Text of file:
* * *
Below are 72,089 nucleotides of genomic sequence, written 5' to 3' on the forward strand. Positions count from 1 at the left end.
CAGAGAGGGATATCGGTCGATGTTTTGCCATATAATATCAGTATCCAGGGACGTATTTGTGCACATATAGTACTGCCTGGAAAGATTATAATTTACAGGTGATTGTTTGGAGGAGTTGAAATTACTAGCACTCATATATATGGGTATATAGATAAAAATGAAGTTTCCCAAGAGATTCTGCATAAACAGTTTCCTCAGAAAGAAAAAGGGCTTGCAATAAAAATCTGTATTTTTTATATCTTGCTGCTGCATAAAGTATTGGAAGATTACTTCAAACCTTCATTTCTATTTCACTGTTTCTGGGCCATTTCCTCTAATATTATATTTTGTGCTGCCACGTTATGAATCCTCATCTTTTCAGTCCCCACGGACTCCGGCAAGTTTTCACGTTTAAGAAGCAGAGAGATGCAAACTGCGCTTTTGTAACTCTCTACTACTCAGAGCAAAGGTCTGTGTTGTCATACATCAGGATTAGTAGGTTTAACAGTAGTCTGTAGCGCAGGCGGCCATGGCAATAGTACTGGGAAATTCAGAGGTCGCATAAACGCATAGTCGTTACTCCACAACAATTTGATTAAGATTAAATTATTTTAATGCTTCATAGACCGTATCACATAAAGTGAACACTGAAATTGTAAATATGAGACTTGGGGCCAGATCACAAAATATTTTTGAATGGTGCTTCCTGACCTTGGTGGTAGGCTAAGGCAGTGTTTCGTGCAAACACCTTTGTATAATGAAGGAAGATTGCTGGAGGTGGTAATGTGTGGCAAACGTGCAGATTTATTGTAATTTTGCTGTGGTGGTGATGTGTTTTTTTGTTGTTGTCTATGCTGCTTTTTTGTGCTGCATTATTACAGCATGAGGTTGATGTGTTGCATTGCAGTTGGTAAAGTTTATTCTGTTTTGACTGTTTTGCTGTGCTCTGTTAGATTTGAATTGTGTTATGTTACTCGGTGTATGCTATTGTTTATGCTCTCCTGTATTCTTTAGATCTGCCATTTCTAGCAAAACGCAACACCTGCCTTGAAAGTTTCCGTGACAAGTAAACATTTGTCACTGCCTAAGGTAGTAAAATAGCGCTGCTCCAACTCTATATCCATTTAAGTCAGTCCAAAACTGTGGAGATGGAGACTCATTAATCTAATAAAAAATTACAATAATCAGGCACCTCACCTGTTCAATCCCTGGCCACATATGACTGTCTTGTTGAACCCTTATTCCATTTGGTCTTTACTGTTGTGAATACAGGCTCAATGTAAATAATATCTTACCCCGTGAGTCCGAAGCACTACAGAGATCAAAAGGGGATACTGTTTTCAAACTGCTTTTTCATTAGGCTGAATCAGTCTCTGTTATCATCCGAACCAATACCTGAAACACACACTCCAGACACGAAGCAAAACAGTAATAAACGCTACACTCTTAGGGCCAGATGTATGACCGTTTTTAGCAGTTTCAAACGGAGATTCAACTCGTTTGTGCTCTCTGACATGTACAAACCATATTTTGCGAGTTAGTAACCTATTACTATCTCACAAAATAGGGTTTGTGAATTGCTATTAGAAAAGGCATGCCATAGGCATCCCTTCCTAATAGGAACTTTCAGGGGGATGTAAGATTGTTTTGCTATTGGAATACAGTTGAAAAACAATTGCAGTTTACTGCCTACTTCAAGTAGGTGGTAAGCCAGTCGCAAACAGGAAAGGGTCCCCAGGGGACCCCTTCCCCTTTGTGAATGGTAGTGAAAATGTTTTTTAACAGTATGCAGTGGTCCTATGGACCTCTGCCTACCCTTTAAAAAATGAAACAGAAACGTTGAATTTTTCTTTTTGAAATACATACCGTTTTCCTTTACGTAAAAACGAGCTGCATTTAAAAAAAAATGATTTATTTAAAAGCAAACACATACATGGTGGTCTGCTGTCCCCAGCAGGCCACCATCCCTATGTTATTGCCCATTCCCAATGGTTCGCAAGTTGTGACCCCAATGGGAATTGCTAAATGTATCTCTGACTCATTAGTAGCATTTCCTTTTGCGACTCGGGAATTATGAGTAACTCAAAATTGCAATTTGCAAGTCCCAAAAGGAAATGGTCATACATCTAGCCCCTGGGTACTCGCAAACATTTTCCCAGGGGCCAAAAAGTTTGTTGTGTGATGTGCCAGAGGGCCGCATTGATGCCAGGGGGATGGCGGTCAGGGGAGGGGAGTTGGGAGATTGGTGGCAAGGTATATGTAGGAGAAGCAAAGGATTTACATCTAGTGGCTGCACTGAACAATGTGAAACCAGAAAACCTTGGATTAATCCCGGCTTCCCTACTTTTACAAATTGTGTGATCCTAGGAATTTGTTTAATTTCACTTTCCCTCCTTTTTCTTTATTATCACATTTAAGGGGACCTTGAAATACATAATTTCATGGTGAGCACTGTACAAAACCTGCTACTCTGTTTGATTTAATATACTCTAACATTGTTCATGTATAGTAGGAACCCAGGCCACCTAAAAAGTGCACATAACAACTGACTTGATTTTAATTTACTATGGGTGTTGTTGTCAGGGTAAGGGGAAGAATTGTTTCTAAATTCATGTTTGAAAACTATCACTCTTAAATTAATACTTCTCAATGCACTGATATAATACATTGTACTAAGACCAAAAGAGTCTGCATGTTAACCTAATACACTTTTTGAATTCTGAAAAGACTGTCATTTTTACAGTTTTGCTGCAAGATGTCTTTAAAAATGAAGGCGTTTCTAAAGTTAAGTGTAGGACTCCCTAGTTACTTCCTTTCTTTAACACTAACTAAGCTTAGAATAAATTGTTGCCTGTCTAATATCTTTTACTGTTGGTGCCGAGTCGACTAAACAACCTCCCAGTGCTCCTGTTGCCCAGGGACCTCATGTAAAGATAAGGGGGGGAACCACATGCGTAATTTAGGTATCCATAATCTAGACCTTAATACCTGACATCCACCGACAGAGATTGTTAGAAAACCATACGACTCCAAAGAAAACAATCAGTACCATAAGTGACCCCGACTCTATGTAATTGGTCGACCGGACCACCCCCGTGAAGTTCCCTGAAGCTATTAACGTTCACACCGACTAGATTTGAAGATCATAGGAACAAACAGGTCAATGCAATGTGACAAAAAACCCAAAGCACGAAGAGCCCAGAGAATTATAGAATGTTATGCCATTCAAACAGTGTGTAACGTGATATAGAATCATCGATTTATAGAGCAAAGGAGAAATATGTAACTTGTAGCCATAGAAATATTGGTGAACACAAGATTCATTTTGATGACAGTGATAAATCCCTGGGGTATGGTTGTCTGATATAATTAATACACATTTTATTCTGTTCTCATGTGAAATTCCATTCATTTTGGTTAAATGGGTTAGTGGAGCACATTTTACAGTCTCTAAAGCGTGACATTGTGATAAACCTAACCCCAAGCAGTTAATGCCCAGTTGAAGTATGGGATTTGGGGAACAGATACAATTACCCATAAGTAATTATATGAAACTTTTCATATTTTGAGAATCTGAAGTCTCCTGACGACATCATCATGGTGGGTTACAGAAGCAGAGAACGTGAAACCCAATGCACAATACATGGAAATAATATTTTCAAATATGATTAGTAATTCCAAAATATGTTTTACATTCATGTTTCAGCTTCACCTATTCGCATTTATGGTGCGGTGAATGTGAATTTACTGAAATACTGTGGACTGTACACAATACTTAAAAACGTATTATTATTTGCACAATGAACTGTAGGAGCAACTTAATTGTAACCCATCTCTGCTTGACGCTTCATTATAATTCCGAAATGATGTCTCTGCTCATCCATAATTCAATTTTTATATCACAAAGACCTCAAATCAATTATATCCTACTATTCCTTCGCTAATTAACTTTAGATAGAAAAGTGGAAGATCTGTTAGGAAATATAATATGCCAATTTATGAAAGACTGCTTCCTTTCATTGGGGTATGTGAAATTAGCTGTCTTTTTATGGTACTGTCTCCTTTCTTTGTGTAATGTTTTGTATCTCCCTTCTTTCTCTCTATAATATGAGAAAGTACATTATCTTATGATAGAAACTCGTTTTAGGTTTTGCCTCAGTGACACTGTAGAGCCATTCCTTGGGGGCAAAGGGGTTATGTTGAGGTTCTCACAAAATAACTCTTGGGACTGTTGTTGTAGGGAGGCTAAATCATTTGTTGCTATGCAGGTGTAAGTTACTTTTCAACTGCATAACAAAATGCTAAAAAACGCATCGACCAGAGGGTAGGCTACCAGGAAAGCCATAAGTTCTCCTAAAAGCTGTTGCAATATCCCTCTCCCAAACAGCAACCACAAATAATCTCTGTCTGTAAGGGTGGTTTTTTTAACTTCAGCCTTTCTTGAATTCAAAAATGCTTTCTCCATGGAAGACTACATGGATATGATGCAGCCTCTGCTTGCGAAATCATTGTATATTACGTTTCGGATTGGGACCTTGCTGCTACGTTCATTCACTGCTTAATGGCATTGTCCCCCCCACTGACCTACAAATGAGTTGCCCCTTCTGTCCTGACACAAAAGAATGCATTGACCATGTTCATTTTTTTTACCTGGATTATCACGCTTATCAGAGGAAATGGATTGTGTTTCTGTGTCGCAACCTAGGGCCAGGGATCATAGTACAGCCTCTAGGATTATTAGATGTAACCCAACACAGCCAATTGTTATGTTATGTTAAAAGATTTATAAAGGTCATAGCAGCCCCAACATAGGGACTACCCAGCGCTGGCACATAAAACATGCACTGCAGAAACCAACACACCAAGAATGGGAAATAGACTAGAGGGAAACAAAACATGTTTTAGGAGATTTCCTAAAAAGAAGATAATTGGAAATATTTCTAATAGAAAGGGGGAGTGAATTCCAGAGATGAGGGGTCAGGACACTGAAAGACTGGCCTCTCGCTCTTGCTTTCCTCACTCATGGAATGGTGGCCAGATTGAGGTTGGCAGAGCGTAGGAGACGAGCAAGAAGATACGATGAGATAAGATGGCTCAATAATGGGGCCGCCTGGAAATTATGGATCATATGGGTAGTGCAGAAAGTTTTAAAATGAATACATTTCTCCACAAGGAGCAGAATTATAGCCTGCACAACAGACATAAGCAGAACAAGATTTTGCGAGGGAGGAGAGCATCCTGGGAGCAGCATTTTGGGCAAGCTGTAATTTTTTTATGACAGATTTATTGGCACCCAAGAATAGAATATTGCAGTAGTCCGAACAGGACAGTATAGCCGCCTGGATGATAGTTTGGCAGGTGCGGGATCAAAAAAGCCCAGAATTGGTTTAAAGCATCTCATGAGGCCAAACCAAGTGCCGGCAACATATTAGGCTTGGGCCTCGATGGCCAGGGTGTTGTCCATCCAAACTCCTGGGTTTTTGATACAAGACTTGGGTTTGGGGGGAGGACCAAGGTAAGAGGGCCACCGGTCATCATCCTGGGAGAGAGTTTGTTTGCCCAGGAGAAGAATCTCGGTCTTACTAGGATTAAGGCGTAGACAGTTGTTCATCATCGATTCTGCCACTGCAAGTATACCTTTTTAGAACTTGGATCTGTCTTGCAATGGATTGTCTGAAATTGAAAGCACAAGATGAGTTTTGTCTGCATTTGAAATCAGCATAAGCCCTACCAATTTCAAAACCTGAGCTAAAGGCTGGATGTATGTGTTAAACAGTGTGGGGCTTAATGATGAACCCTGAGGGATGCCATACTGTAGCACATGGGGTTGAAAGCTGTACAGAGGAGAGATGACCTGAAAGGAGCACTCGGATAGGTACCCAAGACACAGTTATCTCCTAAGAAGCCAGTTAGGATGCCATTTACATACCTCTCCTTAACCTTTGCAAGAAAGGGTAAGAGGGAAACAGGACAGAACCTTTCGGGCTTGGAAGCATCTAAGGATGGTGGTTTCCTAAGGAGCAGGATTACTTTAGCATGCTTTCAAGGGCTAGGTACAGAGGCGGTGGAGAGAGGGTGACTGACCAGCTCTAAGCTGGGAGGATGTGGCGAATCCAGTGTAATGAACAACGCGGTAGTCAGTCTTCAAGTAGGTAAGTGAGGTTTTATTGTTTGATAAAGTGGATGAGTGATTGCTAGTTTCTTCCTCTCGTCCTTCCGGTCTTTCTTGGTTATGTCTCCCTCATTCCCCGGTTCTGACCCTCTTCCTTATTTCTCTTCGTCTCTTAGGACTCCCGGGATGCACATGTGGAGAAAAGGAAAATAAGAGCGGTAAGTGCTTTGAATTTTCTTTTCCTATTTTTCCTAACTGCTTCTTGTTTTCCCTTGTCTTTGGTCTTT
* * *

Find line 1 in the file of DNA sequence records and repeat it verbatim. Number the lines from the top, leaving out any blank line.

Below are 72,089 nucleotides of genomic sequence, written 5' to 3' on the forward strand. Positions count from 1 at the left end.